Wednesday , February 21 2024
American Dad! Volume 9 is a little late to be released and has zero bonus features. That said, the episodes are very funny.

DVD Review: ‘American Dad! – Volume Nine’

American Dad! is Seth MacFarlane’s funniest show, at least nowadays. Perhaps that’s because Dad, Stan (voiced by MacFarlane), has grown over the years, doesn’t always have to play the moron. Or it could be that the show’s CIA work setting allows the writers to stretch their political satire muscles. Maybe it’s the presence of the space alien, Roger (also MacFarlane), who gets to observe us humans from the (literal) beyond.  The list goes on, from sarcastic goldfish Klaus (Dee Bradley Baker) to Patrick Stewart voicing Stan’s wild boss. Whatever the reason, American Dad! is pretty consistently funny. And now season nine is available on DVD from Fox Home Video as American Dad! Volume 9. Why it’s taken so long for the 2012-2013 season to be released, I’m not sure, but at least it’s here now!American Dad Season Nine episodes

The Episodes

The best of season nine can be found in the classic episodes like “Love, American Dad Style,” finds Roger crushing on Hayley (Rachael MacFarlane), something quite unexpected. And in “American Stepdad,” Roger falls for, and marries, Stan’s mother, therefore becoming his landlord’s new daddy. Also in that installment, Steve (Scott Grimes) finds a Fast and the Furious sequel script that blows the lid off the film series.

“Blood Crieth Unto Heaven” is a parody of August: Osage County, and “For Black Eyes Only” is a James Bond knock off, an appropriate movie series for this show to tackle. “Naked to the Limit, One More Time” has Jeff (Jeff Fischer) blabbing about the alien living with the Smiths, forcing Roger to consider killing him, and actually kicks off an arc only recently completed (maybe?) in season ten.

“Lost in Space” is part of that arc, taking place entirely with Jeff on a space station. Unfortunately Jeff’s journey into space is a little disappointing because it means we see the character a lot less. But thankfully American Dad! keeps to continuity, and does check in on him from time to time, as it also deals with Hayley’s separation from her husband. Part of me wishes Jeff would come back and rejoin the ensemble, but a bigger part is just happy to see such a drawn-out story on what is ostensibly a simple cartoon series.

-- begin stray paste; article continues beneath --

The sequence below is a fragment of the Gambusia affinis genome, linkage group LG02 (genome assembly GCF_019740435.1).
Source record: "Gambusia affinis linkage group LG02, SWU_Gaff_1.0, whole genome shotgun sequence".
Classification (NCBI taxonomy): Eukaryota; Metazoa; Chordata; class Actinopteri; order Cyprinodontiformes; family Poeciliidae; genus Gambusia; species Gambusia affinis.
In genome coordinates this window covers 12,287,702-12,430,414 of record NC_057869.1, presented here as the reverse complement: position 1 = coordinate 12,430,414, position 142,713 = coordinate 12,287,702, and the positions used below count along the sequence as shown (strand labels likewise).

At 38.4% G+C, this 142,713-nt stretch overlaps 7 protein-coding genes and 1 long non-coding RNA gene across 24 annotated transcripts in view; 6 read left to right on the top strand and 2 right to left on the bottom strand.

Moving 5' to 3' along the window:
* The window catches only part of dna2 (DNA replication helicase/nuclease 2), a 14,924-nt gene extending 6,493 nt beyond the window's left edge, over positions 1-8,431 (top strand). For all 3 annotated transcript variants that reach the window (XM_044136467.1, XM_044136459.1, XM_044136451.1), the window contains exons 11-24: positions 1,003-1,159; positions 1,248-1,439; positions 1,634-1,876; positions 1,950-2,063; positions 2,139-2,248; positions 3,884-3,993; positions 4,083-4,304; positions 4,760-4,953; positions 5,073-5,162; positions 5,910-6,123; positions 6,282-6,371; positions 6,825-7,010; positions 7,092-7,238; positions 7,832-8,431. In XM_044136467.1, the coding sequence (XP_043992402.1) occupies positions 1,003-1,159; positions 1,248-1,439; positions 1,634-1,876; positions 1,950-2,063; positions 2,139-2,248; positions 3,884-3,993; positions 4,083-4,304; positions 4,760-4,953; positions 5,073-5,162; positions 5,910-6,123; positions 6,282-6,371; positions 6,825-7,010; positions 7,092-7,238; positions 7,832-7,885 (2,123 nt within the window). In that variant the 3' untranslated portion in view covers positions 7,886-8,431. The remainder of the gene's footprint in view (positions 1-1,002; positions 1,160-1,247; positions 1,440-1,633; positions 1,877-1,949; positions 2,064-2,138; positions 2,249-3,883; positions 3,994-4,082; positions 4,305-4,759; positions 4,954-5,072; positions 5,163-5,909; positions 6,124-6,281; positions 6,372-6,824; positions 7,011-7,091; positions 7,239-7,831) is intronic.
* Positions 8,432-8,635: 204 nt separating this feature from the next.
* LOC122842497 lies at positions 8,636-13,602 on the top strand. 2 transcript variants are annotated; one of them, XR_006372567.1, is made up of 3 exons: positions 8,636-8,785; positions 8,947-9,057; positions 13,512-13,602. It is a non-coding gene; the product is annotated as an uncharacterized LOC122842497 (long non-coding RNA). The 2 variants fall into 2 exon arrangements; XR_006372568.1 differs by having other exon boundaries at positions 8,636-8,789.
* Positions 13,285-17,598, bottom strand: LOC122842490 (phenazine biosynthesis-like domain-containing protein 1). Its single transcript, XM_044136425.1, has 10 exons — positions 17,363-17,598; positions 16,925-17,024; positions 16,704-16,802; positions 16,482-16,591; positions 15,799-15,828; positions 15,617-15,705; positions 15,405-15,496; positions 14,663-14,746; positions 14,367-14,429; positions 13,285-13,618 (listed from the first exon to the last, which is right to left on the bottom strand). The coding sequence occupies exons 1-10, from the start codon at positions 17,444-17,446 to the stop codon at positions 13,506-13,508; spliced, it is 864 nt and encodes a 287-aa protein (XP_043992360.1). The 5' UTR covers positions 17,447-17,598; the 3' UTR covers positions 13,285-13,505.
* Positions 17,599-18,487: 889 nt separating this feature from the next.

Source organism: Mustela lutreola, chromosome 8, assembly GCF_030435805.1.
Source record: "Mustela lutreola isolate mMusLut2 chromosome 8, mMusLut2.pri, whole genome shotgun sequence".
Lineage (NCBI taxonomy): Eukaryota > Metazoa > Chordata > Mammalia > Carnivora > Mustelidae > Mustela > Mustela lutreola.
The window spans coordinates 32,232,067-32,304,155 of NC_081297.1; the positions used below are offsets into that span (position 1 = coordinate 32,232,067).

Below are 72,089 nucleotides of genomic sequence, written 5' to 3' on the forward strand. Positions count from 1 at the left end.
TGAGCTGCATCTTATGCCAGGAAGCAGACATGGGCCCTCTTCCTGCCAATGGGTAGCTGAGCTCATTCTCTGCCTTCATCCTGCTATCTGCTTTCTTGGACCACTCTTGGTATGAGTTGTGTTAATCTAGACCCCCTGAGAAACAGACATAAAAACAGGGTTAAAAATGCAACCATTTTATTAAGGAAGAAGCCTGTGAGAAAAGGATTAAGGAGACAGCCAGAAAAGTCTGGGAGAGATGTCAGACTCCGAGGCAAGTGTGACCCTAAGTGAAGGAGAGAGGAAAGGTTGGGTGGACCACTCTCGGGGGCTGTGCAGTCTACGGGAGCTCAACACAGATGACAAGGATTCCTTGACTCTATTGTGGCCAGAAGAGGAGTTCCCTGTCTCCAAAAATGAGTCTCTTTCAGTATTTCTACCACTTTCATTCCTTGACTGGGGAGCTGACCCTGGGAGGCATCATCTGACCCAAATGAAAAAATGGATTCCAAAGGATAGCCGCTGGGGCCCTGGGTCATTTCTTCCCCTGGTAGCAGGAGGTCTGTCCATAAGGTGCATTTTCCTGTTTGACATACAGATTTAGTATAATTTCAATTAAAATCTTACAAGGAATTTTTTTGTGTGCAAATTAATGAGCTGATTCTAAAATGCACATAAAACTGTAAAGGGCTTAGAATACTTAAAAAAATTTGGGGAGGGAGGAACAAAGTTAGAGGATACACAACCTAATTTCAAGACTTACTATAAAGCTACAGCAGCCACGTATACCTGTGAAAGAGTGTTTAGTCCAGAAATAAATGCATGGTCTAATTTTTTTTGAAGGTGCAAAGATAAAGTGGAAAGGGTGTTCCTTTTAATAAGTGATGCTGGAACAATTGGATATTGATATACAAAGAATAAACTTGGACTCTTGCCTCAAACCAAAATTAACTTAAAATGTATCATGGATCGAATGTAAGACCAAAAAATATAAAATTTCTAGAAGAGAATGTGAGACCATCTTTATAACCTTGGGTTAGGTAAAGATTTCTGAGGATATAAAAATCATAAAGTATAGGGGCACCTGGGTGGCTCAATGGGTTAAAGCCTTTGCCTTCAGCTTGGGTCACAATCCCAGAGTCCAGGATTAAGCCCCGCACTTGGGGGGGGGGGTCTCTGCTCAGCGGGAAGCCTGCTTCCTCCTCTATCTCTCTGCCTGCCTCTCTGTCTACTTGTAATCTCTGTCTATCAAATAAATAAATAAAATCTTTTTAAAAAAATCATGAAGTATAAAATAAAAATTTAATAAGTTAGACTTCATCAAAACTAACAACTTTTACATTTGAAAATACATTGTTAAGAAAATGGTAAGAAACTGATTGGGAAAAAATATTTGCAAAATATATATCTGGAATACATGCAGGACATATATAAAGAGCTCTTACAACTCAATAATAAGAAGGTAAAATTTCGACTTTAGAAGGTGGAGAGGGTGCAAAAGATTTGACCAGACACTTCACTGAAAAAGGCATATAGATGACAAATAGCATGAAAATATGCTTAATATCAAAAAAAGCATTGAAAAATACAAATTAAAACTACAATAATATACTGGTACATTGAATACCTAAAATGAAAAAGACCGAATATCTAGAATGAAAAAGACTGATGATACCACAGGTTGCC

There are also some pretty familiar plots. In “Can I Be Frank With You,” Stan and Francine’s (Wendy Scaal) relationship is tested when he spends too much time hanging out with his work buddies. “Adventures in Hayleysitting” finds Hayley babysitting her brother, Steve, and of course she’s irresponsible and things go wrong. “Finger Lenting Good” has the family trying to give up their vices and gives Roger a Cinderella story. “Spelling Bee Baby” has Francine pushing Steve into a spelling bee. In “The Boring Identity,” Francine takes advantage of Stan’s lost memories. In “Da Flippity Flop,” Stan and Klaus switch bodies. But even these tired premises are still amusing episodes, as they maintain the style and tone that works so well on a weekly basis.

In my opinion, the weakest stuff is usually when Steve is hanging out with his friends. I just don’t like those characters, and while occasionally they may get into 80s movie-inspired stories, which is the best use of them, most of the time they are just gross and sad. Ditching them would improve the overall production greatly.

The Verdict

As with the other Fox releases I’ve covered this week, American Dad! – Volume 9 has no special features. This is frustrating and feels a bit like a rip off. But the choice is either deal with it or skip the set, and being a long-time fan of the show, the former is the slightly more appealing choice.

American Dad! – Volume 9 is available now.

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About JeromeWetzelTV

Jerome is the creator and writer of It's All Been Done Radio Hour, a modern scripted live comedy show and podcast in the style of old-timey radio serials, and the founder of the Columbus-based entertainment network, IABDPresents. He is also the Chief Television Critic for and a long-time contributor for Blogcritics. Plus, he works fiction into his space time. Visit for more of his work.

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